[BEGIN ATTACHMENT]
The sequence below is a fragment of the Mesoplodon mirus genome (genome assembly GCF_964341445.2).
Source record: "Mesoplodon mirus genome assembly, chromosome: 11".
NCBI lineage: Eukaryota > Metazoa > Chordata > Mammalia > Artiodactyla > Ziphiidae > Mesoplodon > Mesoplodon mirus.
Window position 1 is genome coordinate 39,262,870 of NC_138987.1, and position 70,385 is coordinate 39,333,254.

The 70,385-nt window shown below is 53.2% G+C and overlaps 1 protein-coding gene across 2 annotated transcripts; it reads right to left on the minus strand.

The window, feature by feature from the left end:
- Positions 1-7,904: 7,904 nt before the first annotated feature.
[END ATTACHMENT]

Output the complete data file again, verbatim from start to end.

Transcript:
The sequence below is a fragment of the Mesoplodon mirus genome (genome assembly GCF_964341445.2).
Source record: "Mesoplodon mirus genome assembly, chromosome: 11".
NCBI lineage: Eukaryota > Metazoa > Chordata > Mammalia > Artiodactyla > Ziphiidae > Mesoplodon > Mesoplodon mirus.
Window position 1 is genome coordinate 39,262,870 of NC_138987.1, and position 70,385 is coordinate 39,333,254.

The 70,385-nt window shown below is 53.2% G+C and overlaps 1 protein-coding gene across 2 annotated transcripts; it reads right to left on the minus strand.

The window, feature by feature from the left end:
- Positions 1-7,904: 7,904 nt before the first annotated feature.